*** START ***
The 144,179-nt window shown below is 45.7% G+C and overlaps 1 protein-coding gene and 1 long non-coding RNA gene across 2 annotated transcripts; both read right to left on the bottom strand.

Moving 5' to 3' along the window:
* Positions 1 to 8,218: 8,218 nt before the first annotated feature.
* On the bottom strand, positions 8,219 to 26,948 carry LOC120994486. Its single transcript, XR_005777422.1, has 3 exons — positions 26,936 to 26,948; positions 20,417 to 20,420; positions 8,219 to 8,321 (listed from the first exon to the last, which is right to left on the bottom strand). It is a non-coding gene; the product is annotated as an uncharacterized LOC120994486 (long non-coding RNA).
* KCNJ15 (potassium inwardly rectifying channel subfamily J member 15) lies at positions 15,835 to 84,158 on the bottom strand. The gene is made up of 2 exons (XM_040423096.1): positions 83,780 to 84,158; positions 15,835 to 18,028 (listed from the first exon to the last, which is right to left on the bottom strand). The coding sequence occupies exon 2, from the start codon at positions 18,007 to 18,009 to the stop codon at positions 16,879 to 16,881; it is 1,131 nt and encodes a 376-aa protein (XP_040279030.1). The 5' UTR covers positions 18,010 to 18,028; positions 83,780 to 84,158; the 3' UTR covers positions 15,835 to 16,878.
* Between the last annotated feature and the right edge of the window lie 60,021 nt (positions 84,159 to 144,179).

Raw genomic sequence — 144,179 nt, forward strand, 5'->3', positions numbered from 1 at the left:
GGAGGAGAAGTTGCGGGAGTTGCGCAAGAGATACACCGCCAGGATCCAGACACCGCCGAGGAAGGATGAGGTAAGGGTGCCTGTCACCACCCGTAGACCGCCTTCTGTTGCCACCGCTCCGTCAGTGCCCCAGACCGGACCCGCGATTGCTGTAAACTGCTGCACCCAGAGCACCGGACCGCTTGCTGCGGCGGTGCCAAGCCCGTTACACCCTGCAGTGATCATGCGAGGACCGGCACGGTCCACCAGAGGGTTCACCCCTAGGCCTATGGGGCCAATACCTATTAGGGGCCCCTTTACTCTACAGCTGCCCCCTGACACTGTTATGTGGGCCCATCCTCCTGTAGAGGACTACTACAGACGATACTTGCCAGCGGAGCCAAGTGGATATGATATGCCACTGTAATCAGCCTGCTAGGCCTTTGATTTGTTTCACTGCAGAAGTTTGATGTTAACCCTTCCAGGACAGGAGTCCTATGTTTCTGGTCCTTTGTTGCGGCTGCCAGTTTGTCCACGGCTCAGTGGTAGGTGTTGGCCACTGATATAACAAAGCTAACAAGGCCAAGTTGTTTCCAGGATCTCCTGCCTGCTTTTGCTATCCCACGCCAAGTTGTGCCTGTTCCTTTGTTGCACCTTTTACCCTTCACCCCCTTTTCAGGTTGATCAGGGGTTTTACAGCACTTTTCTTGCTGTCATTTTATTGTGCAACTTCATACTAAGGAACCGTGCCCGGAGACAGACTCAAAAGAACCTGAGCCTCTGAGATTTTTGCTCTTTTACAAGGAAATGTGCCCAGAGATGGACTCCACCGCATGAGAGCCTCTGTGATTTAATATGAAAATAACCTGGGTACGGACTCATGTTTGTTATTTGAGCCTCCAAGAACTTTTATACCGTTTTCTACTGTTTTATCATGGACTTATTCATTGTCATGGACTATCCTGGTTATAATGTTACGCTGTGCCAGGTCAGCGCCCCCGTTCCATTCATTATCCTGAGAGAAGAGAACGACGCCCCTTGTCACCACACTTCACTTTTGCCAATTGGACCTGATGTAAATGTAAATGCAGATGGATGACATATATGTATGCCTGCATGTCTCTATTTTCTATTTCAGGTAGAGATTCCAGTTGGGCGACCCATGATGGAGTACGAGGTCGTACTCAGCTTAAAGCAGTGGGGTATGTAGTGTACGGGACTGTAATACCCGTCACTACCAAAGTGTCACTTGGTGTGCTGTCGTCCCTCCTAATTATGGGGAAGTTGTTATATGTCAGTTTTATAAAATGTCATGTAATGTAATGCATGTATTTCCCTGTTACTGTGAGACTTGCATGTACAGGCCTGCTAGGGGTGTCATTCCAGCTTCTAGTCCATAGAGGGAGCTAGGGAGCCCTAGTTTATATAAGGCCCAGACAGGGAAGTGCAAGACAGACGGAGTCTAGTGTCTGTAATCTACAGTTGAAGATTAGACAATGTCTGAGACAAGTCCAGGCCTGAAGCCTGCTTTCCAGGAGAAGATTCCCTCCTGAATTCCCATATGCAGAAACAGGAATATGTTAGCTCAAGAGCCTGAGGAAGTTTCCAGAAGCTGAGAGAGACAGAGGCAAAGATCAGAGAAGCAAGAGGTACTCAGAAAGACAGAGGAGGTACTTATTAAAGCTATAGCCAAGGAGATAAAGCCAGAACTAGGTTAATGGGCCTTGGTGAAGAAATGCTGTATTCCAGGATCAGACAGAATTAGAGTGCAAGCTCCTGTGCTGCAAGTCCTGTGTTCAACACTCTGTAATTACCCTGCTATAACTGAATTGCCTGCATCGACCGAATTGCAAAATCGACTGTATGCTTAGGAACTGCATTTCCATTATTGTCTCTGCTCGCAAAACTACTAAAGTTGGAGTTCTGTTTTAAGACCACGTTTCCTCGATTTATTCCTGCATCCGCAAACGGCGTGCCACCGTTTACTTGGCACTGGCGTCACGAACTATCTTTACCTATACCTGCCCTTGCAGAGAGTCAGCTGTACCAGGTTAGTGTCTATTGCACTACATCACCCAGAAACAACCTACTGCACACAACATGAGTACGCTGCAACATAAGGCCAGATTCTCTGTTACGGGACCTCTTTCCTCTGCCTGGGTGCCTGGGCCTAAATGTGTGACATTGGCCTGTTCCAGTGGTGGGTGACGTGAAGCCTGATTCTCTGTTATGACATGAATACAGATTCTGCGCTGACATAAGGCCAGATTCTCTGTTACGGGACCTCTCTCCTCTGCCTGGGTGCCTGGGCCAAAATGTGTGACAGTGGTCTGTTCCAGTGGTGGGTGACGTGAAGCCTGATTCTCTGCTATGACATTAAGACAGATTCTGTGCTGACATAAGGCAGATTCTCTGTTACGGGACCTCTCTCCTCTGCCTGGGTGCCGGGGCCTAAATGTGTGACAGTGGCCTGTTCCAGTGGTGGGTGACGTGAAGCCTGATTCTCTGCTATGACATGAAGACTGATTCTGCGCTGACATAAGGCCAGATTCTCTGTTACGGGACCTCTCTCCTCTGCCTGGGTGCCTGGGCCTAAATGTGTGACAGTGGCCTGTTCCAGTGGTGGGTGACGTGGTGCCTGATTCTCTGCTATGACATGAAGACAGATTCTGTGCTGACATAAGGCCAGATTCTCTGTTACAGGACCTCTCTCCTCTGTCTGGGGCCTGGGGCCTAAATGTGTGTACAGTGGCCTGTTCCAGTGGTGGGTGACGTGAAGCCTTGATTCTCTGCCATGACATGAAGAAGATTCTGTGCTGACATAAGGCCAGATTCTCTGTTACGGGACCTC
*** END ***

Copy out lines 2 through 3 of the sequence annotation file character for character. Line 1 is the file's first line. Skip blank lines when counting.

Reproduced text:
Moving 5' to 3' along the window:
* Positions 1 to 8,218: 8,218 nt before the first annotated feature.